With 34 games left to go this season, the Pirates are sitting eight games under .500, 16.5 games back from the NL Central lead and nowhere near their first playoff berth in over 20 years.
While it’s tough to see it now, the Bucs still have a season to salvage. Although their playoff hopes are all but completely crushed, it’s possible the team could still finish over .500 for the first time in two decades.
As the final five weeks of the season roll in, let’s break down a Pirates acronym to go over the season that has been and what could be coming.
Pennsylvania; as in the battle of Pennsylvania baseball. While the Bucs finished 2-4 against the Philadelphia Phillies this season, the Phils broke it open over the last month and are now 23.5 games ahead of the Bucs with an 83-44 record, top in the Majors. All is not bad for Pittsburgh in the cross town rivalry – fans can find solace in the Steelers’ dominant preseason win over the Eagles last week. And there is always the Pennsylvania Little League team to pull for.
Injuries; with a few weeks to go, the Bucs healthy run seemed to inevitably run out. Names like Kevin Correia, Chase d’Arnaud, Kevin Hart, Derek Lee and Paul Maholm can all be found on the disabled list. It’s hard to imagine the Bucs finding success without these names on the diamond, mostly because they haven’t. Pittsburgh is 6-16 in the month of August and fading quickly.
Reputation; less than two months ago, the Pirates could be found on the home page of ESPN.com, the cover of the Post-Gazette and in a feature on the ESPN program Outside the Lines. It’s not easy for a team to bury a 20-year-long reputation of repeated failure, but this edition of the Pirates has done their best. Finding themselves at the top the division after the All-Star break showed teams that they weren’t the same old franchise that was out of the race by May. But, now, the Bucs need to salvage a .500 season if they want anyone to remember their improbably early season run.
Andrew McCutchen; in this third season in the Majors, the face of the Pirates became a household name when he made his first ever All-Star game and carried the Pirates from oblivion into the spotlight. Batting .271, the centerfielder has stolen 20 bases and 74 RBIs to go with 18 home runs. Cutch has been clutch, too, pulling through in the moments the Pirates have needed him most. Not even 25 years old, look for this guy to be doing big things for a long time.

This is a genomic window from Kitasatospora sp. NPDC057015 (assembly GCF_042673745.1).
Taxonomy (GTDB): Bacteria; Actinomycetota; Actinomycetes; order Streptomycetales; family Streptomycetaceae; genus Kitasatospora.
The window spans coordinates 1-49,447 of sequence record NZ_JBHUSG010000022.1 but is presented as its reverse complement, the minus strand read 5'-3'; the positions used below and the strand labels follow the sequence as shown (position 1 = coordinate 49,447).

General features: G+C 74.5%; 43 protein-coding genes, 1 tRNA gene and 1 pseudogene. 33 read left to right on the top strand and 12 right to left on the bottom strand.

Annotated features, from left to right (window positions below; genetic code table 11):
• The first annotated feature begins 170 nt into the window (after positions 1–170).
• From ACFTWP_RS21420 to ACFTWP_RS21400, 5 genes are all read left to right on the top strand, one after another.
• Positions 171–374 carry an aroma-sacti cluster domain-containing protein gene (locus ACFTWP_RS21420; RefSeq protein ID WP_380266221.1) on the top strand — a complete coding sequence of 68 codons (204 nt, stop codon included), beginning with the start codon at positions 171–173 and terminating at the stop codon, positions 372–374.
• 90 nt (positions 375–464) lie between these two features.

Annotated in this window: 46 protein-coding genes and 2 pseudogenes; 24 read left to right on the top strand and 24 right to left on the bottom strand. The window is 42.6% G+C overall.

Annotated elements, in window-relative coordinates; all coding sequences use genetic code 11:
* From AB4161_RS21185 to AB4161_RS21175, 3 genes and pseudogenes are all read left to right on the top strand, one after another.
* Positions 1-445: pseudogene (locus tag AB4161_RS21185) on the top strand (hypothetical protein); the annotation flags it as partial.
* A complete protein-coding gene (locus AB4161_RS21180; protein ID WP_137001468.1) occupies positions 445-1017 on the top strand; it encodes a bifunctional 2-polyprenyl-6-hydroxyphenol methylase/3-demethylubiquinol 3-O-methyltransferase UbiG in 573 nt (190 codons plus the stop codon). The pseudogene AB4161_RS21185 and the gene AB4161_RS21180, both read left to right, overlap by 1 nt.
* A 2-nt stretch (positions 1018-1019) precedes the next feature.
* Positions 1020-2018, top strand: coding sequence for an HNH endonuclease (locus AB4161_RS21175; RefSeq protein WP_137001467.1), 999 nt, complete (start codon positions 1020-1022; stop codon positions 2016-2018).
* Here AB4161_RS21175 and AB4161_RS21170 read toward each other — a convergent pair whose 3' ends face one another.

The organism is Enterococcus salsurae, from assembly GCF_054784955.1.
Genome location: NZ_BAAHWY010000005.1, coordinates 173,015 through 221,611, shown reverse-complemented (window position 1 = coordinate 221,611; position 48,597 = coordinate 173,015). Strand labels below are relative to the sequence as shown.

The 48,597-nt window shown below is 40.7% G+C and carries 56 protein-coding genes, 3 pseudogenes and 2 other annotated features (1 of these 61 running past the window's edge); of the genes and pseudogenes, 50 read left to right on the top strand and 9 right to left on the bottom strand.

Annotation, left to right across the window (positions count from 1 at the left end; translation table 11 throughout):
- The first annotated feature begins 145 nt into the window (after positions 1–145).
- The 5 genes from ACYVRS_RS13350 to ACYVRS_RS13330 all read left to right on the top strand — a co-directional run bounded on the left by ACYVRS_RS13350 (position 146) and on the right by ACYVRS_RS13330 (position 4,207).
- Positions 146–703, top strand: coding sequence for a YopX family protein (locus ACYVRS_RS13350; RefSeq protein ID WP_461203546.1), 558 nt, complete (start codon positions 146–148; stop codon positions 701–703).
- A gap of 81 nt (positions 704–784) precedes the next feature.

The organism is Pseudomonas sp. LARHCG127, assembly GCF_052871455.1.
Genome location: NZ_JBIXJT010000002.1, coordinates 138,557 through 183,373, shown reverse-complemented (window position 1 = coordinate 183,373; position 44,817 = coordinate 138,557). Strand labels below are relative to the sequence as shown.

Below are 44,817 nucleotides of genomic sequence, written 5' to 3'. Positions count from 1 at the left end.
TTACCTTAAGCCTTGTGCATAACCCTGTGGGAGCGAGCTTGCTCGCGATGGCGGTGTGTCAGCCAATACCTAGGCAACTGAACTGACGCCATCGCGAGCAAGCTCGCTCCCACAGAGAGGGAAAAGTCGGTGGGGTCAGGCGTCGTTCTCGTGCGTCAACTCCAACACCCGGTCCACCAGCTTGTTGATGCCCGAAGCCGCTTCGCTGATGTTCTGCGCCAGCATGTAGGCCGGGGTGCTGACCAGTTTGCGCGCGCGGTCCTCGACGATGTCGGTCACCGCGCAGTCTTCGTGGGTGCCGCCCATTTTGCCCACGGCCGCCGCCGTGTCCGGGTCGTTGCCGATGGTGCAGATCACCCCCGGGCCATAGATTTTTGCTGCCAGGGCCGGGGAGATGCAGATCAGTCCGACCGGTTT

Timing; this is something they just didn’t have this season. While certain individuals like McCutchen may have stuck out in the clutch, the Pirates peaked too early and never got it done on a consistent basis to push them over the top. Any major league baseball manager will tell you it’s all about when you get rolling. Who can forget the Mets’ epic collapse in September a few years back after leading the NL East for the entire summer?
Excitement; in this category, the Bucs scored a C+. While the team may not be playing for much over the next few weeks, their winning ways early on woke up a sleeping beast that is the baseball fan base of Pittsburgh. Nobody can talk down the kind of energy that PNC Park had this year, especially when the Bucs were taking home-series from the top names in the game throughout June and July. As someone who has experienced both the misery of Pirates baseball and the World Series run of a team like the Phillies, I can honestly say that the Pirates created some of the most exciting baseball finishes I have ever seen in person this season. Even in defeat at the hands of Jerry Meals, the team knocked over franchise records for length of a game and innings played.
Stadium; this year, the Pirates definitely made some improvements from their last few seasons. What’s special is that Pittsburgh seemed to notice. The club is averaging 25,225 fans at each home game, totaling over 1,660,000 fans at the stadium so far this year. With five weeks to go, that total has already surpassed last year’s. Their average is up from 19,918 in the 2010 season. The 25,225 ranks 19th in the majors, up six spots from where the Bucs 2010 campaign.